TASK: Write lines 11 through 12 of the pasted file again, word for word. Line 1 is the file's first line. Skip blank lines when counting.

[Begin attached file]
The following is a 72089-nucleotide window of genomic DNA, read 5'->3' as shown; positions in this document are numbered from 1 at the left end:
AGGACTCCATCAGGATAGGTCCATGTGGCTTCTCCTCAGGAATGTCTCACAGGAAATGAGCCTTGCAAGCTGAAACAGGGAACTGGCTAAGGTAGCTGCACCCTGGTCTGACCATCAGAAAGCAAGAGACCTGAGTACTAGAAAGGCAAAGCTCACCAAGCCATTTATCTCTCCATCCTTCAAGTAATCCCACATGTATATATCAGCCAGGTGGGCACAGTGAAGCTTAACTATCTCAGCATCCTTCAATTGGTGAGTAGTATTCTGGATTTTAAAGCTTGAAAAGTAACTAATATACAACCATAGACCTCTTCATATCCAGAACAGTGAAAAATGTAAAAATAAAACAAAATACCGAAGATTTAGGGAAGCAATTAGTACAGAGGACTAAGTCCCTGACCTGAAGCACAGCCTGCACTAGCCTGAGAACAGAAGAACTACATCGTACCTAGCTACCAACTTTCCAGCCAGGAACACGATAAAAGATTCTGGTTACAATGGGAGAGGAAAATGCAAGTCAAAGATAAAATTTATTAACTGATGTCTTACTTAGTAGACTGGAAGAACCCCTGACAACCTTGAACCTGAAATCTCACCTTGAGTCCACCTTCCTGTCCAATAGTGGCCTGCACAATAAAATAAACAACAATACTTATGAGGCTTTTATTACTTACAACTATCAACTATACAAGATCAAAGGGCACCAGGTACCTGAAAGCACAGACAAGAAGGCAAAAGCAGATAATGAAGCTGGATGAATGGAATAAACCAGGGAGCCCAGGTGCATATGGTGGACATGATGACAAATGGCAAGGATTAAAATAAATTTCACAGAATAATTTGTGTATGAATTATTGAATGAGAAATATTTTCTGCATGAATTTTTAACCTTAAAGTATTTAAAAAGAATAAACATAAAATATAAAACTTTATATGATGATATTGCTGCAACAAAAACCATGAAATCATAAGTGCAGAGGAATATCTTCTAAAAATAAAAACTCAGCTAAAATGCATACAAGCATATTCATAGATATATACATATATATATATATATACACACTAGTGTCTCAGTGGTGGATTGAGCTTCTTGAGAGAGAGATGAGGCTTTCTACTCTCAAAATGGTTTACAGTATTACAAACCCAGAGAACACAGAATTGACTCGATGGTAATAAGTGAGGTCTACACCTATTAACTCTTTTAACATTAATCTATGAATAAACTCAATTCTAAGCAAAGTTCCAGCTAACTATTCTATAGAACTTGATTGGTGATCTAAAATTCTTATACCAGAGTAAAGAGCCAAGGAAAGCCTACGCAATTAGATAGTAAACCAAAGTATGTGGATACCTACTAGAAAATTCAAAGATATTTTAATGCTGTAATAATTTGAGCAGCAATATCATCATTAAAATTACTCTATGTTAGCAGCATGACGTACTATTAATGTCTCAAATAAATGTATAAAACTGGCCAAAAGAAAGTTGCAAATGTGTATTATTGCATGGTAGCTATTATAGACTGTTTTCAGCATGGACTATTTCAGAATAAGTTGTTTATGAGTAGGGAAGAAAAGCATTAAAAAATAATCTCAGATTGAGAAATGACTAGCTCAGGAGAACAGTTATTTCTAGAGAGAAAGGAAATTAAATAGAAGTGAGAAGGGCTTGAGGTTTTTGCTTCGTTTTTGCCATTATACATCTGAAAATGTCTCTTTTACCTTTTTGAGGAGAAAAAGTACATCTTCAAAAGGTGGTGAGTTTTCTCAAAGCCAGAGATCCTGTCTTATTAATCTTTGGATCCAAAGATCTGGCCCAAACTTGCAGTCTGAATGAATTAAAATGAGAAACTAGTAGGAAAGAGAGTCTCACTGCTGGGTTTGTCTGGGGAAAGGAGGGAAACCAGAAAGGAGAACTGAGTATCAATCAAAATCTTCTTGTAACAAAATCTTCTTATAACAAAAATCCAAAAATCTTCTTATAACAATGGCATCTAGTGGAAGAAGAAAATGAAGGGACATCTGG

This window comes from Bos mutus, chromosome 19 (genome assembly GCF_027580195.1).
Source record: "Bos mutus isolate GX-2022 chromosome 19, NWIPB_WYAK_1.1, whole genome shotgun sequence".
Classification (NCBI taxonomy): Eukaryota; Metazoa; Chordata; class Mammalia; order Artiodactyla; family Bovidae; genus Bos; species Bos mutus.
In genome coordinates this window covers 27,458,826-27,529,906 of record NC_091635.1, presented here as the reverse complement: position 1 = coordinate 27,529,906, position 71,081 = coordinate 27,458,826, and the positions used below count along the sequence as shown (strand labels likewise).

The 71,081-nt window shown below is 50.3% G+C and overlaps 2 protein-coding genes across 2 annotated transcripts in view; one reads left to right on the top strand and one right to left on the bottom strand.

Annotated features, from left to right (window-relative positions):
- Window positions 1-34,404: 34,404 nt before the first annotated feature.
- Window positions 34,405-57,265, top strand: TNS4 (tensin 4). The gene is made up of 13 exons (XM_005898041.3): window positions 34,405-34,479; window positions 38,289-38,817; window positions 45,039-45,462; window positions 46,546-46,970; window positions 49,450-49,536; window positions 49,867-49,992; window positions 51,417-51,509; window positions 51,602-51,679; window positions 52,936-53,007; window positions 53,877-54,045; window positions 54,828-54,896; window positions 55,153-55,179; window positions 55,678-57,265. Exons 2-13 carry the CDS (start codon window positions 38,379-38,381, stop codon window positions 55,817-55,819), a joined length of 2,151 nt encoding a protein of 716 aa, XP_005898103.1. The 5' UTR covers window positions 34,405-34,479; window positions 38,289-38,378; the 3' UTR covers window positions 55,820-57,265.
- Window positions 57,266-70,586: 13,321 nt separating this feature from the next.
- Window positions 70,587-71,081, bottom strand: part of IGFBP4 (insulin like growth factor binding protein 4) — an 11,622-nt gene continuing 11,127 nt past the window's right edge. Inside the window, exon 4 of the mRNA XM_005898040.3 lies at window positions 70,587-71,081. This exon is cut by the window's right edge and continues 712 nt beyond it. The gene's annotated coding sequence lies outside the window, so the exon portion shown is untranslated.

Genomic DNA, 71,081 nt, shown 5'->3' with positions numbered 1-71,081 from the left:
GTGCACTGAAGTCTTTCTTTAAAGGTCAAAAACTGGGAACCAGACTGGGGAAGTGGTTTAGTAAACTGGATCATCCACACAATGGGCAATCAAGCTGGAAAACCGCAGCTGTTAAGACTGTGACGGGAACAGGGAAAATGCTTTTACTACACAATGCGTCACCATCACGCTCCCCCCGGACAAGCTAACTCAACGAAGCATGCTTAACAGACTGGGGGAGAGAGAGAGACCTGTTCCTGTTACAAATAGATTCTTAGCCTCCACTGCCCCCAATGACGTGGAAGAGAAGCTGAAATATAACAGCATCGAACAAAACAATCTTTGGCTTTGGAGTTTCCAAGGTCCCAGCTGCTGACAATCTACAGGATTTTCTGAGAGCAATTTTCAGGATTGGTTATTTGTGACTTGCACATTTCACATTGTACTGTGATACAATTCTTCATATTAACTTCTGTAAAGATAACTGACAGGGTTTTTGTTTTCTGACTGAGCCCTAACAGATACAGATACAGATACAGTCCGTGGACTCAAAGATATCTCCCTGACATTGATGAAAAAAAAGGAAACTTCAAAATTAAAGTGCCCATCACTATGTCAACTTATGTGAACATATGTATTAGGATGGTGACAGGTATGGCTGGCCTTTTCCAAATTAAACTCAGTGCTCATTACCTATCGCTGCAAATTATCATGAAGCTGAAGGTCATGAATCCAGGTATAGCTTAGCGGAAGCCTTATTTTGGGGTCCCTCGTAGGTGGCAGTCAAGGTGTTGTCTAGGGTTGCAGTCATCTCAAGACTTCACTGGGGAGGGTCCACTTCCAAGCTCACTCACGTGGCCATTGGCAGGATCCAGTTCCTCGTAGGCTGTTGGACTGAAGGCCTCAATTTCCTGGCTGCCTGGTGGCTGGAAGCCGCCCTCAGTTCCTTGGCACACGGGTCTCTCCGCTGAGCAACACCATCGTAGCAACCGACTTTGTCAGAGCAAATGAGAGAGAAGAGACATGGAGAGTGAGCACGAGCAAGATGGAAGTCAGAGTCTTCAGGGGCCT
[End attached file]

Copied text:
- Window positions 57,266-70,586: 13,321 nt separating this feature from the next.
- Window positions 70,587-71,081, bottom strand: part of IGFBP4 (insulin like growth factor binding protein 4) — an 11,622-nt gene continuing 11,127 nt past the window's right edge. Inside the window, exon 4 of the mRNA XM_005898040.3 lies at window positions 70,587-71,081. This exon is cut by the window's right edge and continues 712 nt beyond it. The gene's annotated coding sequence lies outside the window, so the exon portion shown is untranslated.